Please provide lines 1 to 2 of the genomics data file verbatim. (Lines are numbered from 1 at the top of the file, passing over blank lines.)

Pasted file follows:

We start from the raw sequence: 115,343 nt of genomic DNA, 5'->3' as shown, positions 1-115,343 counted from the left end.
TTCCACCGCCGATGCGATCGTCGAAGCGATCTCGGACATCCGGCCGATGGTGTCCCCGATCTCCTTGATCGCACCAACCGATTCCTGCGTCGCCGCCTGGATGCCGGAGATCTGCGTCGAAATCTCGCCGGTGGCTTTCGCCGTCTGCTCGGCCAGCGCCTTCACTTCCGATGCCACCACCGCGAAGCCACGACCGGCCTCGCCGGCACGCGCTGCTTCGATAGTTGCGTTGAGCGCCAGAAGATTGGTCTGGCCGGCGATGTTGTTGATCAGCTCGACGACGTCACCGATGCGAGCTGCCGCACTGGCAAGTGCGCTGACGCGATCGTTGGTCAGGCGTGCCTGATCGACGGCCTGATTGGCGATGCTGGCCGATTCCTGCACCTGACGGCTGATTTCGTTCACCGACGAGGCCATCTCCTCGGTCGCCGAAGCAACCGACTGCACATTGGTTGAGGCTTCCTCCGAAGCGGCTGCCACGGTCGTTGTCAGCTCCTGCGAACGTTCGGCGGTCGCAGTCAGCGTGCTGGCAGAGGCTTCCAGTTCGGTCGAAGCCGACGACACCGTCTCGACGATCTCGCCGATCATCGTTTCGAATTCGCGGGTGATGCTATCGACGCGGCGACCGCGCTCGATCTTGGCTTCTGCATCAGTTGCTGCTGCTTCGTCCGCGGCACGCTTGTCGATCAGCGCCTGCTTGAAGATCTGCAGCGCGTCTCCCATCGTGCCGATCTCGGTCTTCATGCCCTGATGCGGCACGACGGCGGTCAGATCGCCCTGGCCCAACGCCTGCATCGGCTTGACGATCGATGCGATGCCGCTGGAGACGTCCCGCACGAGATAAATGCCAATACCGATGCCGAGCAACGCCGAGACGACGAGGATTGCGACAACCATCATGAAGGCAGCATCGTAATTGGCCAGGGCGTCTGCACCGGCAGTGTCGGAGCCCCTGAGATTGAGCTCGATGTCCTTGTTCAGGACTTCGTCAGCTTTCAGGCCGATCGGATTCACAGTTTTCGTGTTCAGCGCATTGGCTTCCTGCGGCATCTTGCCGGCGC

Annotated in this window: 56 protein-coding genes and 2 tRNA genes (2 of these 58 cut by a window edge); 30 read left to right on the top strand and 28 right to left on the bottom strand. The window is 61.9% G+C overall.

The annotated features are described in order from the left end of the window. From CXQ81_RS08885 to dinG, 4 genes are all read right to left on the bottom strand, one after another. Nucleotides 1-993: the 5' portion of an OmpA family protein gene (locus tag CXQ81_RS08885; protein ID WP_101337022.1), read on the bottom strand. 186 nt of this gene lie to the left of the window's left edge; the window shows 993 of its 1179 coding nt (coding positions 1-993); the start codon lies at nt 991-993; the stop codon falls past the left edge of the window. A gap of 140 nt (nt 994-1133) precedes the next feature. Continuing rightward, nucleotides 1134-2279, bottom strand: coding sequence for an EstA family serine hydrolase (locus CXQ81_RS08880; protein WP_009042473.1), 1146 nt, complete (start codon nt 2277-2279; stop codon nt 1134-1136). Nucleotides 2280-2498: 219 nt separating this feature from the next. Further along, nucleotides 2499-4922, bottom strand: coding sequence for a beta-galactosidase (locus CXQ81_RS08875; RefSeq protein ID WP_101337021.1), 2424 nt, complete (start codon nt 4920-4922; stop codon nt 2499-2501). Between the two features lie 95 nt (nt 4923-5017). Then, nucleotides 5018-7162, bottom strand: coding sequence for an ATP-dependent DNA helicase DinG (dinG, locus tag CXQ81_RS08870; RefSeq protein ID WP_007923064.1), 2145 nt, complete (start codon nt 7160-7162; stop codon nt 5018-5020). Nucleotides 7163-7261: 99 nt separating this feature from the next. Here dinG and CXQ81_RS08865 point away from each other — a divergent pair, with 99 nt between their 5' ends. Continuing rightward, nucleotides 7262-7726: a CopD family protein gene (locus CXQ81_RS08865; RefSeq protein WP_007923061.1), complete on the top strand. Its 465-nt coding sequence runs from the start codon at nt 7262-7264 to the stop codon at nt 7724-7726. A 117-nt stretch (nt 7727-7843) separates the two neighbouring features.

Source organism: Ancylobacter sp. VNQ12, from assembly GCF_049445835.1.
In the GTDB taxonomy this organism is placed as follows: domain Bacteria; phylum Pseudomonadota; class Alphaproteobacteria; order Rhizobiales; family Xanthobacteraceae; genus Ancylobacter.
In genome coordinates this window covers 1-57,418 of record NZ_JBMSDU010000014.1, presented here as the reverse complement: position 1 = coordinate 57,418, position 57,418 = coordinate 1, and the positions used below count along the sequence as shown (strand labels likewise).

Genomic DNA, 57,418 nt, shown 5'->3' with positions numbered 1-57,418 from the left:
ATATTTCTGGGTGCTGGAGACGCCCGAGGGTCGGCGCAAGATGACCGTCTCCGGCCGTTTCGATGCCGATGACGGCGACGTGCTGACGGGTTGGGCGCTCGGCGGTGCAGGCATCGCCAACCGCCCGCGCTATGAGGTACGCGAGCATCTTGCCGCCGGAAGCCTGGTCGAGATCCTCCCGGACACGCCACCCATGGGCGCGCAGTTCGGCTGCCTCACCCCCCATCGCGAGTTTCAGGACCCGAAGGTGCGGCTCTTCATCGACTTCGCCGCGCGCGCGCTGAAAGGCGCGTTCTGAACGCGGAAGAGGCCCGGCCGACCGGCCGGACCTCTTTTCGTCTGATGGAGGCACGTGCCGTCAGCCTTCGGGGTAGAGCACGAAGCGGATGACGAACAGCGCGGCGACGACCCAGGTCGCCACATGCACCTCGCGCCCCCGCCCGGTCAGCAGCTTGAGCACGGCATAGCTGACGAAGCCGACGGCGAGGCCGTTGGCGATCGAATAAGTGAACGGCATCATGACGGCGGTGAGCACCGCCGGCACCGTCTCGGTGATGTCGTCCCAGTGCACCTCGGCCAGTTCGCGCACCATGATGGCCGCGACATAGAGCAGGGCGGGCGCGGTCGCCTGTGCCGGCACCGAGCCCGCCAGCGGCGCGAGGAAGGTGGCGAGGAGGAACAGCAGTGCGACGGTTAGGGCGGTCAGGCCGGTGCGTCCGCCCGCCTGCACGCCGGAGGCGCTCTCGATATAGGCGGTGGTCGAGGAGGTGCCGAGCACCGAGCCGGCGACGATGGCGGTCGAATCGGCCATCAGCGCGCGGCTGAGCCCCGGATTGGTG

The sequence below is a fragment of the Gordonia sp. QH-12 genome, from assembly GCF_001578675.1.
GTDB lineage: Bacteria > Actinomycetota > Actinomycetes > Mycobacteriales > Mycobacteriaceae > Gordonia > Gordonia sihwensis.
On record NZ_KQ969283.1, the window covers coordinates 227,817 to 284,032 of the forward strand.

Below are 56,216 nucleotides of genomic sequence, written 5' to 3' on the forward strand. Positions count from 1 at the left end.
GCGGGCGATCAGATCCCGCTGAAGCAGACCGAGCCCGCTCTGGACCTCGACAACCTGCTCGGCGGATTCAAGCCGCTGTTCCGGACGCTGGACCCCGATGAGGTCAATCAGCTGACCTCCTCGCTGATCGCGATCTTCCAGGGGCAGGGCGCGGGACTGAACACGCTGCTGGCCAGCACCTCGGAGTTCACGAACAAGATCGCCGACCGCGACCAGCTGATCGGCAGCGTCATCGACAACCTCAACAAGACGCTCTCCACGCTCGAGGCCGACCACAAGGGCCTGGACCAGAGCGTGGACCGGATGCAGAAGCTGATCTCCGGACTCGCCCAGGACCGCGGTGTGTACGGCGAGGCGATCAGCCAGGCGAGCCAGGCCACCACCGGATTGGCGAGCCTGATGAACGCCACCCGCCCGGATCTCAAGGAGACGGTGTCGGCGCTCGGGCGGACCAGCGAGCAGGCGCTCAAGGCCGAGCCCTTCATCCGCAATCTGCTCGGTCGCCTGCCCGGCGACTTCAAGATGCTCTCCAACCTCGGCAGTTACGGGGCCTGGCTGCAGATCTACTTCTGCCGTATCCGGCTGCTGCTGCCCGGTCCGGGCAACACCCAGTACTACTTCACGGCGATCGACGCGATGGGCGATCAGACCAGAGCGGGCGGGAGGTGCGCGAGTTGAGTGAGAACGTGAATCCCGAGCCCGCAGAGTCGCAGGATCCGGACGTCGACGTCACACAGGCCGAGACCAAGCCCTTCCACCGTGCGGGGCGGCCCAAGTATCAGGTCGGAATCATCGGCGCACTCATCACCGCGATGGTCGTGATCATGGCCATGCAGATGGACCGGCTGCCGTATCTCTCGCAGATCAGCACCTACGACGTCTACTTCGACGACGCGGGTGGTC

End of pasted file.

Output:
We start from the raw sequence: 115,343 nt of genomic DNA, 5'->3' as shown, positions 1-115,343 counted from the left end.
TTCCACCGCCGATGCGATCGTCGAAGCGATCTCGGACATCCGGCCGATGGTGTCCCCGATCTCCTTGATCGCACCAACCGATTCCTGCGTCGCCGCCTGGATGCCGGAGATCTGCGTCGAAATCTCGCCGGTGGCTTTCGCCGTCTGCTCGGCCAGCGCCTTCACTTCCGATGCCACCACCGCGAAGCCACGACCGGCCTCGCCGGCACGCGCTGCTTCGATAGTTGCGTTGAGCGCCAGAAGATTGGTCTGGCCGGCGATGTTGTTGATCAGCTCGACGACGTCACCGATGCGAGCTGCCGCACTGGCAAGTGCGCTGACGCGATCGTTGGTCAGGCGTGCCTGATCGACGGCCTGATTGGCGATGCTGGCCGATTCCTGCACCTGACGGCTGATTTCGTTCACCGACGAGGCCATCTCCTCGGTCGCCGAAGCAACCGACTGCACATTGGTTGAGGCTTCCTCCGAAGCGGCTGCCACGGTCGTTGTCAGCTCCTGCGAACGTTCGGCGGTCGCAGTCAGCGTGCTGGCAGAGGCTTCCAGTTCGGTCGAAGCCGACGACACCGTCTCGACGATCTCGCCGATCATCGTTTCGAATTCGCGGGTGATGCTATCGACGCGGCGACCGCGCTCGATCTTGGCTTCTGCATCAGTTGCTGCTGCTTCGTCCGCGGCACGCTTGTCGATCAGCGCCTGCTTGAAGATCTGCAGCGCGTCTCCCATCGTGCCGATCTCGGTCTTCATGCCCTGATGCGGCACGACGGCGGTCAGATCGCCCTGGCCCAACGCCTGCATCGGCTTGACGATCGATGCGATGCCGCTGGAGACGTCCCGCACGAGATAAATGCCAATACCGATGCCGAGCAACGCCGAGACGACGAGGATTGCGACAACCATCATGAAGGCAGCATCGTAATTGGCCAGGGCGTCTGCACCGGCAGTGTCGGAGCCCCTGAGATTGAGCTCGATGTCCTTGTTCAGGACTTCGTCAGCTTTCAGGCCGATCGGATTCACAGTTTTCGTGTTCAGCGCATTGGCTTCCTGCGGCATCTTGCCGGCGC